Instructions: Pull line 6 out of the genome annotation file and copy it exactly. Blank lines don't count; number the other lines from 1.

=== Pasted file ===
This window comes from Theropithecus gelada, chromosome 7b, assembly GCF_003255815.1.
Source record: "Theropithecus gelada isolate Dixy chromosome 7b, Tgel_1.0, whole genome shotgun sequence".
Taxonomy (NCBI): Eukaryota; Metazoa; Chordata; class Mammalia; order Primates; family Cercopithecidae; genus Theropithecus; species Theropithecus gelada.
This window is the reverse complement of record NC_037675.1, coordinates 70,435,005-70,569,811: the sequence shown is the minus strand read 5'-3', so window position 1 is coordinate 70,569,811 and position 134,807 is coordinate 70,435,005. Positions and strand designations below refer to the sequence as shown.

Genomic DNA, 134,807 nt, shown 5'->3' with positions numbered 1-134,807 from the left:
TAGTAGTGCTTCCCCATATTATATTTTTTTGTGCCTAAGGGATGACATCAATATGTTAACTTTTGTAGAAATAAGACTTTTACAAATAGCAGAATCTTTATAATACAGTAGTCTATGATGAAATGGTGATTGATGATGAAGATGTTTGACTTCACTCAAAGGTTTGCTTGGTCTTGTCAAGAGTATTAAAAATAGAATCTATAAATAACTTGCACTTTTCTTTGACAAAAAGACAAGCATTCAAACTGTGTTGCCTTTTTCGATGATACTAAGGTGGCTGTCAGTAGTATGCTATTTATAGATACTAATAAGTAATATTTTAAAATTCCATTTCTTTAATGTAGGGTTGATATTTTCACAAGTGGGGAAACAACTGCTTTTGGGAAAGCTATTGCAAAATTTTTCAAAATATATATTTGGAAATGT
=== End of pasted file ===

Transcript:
TAGTAGTGCTTCCCCATATTATATTTTTTTGTGCCTAAGGGATGACATCAATATGTTAACTTTTGTAGAAATAAGACTTTTACAAATAGCAGAATCTTTATAATACAGTAGTCTATGATGAAATGGTGATTGATGATGAAGATGTTTGACTTCACTCAAAGGTTTGCTTGGTCTTGTCAAGAGTATTAAAAATAGAATCTATAAATAACTTGCACTTTTCTTTGACAAAAAGACAAGCATTCAAACTGTGTTGCCTTTTTCGATGATACTAAGGTGGCTGTCAGTAGTATGCTATTTATAGATACTAATAAGTAATATTTTAAAATTCCATTTCTTTAATGTAGGGTTGATATTTTCACAAGTGGGGAAACAACTGCTTTTGGGAAAGCTATTGCAAAATTTTTCAAAATATATATTTGGAAATGT